Working From Home Brings Its Benefits And Challenges
For many workers, what they are likely to remember most about their professional lives during the COVID-19 pandemic will be the time they spent working from home. Data from a study by ratings and reviews platform Clutch found that 66 percent of U.S. employees are working from home, at least most of the work week.
While approximately two-thirds of workers are working from home at least some of the time, Clutch found that 44 percent of all workers are spending the entire work week at home, up from 17 percent before the pandemic. Just 34 percent of workers aren’t working remotely at all during the pandemic, which is likely a reflection of those whose jobs cannot be done from home (health-care workers, grocery store clerks, delivery drivers, for example) and workers who have been laid off.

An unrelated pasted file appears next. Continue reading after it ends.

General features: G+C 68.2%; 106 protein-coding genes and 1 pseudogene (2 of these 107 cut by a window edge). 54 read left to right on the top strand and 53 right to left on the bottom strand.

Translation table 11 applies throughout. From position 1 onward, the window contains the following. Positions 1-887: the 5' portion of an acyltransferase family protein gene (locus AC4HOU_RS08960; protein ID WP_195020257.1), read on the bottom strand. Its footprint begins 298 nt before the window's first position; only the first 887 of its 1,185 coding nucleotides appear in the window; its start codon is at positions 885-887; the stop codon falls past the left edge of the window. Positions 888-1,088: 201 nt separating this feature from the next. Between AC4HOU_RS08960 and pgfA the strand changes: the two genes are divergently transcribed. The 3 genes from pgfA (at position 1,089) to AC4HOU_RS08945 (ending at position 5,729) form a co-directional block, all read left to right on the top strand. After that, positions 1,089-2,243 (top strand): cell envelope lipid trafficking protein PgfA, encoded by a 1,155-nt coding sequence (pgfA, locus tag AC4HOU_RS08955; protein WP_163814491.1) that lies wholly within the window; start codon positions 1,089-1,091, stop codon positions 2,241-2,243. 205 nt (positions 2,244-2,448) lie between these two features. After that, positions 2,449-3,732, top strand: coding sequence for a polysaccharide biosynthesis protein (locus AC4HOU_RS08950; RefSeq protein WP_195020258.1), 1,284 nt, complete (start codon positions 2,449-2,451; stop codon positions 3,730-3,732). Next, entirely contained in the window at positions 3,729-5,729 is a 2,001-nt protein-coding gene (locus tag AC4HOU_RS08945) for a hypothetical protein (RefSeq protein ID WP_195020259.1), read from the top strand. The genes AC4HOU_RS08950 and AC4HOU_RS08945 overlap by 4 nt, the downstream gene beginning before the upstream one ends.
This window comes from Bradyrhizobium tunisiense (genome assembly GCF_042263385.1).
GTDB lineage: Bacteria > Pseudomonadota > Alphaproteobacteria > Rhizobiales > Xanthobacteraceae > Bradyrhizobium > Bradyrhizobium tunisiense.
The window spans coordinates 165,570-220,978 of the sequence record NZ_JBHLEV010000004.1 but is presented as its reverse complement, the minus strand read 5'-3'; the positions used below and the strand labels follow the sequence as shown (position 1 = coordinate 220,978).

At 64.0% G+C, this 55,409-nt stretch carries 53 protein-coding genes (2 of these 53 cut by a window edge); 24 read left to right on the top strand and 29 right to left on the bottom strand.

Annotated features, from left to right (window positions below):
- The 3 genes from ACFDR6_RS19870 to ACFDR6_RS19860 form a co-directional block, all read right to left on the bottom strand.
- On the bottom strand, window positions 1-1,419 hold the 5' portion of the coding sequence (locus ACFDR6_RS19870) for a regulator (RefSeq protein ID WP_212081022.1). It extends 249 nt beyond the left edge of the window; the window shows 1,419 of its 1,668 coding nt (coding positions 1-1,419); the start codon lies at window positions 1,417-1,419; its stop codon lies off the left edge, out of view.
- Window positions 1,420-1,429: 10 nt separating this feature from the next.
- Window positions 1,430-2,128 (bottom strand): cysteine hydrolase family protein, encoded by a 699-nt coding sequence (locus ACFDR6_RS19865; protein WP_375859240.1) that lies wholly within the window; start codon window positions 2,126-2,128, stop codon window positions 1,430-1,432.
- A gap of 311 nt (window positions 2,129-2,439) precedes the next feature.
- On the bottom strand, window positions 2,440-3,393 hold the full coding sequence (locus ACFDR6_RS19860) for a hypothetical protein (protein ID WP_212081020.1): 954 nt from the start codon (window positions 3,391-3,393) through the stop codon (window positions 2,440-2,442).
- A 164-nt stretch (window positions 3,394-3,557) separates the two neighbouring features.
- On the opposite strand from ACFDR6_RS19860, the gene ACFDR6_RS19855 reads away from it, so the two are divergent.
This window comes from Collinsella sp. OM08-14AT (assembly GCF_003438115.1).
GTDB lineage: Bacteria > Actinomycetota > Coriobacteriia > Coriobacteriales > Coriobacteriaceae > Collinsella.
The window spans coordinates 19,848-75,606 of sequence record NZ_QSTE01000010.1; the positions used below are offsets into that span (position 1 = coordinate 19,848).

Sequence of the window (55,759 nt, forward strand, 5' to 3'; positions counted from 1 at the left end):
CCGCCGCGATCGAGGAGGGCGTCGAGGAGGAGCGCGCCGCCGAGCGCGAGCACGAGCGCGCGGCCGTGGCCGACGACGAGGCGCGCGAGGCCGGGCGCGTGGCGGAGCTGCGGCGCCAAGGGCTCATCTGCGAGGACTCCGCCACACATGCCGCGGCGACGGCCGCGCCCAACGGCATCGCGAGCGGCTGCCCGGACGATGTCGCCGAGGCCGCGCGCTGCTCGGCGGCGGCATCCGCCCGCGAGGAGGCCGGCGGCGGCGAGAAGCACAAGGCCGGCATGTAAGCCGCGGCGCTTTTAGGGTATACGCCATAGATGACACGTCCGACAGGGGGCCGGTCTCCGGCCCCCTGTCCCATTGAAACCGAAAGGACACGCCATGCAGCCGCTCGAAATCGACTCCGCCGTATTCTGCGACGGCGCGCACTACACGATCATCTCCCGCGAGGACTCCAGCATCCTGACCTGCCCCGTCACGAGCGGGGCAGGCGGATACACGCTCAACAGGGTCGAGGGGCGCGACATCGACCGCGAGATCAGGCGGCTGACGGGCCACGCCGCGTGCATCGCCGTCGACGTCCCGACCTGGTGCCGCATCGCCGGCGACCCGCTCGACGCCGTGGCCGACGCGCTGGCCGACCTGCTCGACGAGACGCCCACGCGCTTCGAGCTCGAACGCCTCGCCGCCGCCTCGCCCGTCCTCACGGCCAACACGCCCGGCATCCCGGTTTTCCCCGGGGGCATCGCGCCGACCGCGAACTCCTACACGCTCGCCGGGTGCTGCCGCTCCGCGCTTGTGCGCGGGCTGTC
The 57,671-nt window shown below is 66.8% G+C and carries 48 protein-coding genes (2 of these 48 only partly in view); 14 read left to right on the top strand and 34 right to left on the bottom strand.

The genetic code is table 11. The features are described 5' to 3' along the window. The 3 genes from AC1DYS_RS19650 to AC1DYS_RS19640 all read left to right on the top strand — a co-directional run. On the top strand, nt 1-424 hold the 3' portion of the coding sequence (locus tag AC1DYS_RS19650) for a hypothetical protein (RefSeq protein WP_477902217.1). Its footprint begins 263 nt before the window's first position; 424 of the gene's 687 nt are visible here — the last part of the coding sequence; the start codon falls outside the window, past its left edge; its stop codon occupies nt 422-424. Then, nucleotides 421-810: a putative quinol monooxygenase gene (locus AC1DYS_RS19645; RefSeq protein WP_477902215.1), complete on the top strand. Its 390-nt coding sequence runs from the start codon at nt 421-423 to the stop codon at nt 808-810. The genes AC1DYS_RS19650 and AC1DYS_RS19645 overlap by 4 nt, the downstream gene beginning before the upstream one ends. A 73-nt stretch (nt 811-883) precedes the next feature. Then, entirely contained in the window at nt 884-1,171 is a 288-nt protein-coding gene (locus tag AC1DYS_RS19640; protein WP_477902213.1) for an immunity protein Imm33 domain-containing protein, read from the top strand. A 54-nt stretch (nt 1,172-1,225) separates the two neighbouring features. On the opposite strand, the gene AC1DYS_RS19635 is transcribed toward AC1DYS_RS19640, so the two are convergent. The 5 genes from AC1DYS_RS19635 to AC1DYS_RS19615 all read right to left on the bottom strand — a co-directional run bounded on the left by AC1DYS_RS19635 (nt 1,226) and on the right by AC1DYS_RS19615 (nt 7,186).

Those working from home appreciate the personal time they have gained from not having a commute. Nearly half of employees (47 percent) say no commute is a benefit of working remotely. Forty-three percent also enjoy a more flexible schedule as a result of working from home.
Collaboration difficulties are employees’ least favorite part of remote work. One-third of workers (33 percent) say it’s harder to collaborate with co-workers while working remotely. To reduce communication issues, however, many companies are turning to collaboration tools such as Zoom (36 percent), Microsoft Teams (19 percent) and Skype (17 percent). Another challenge in working remotely are frequent interruptions. More than one-quarter (27 percent) say interruptions and distractions are challenges of remote work.
Read the full report here.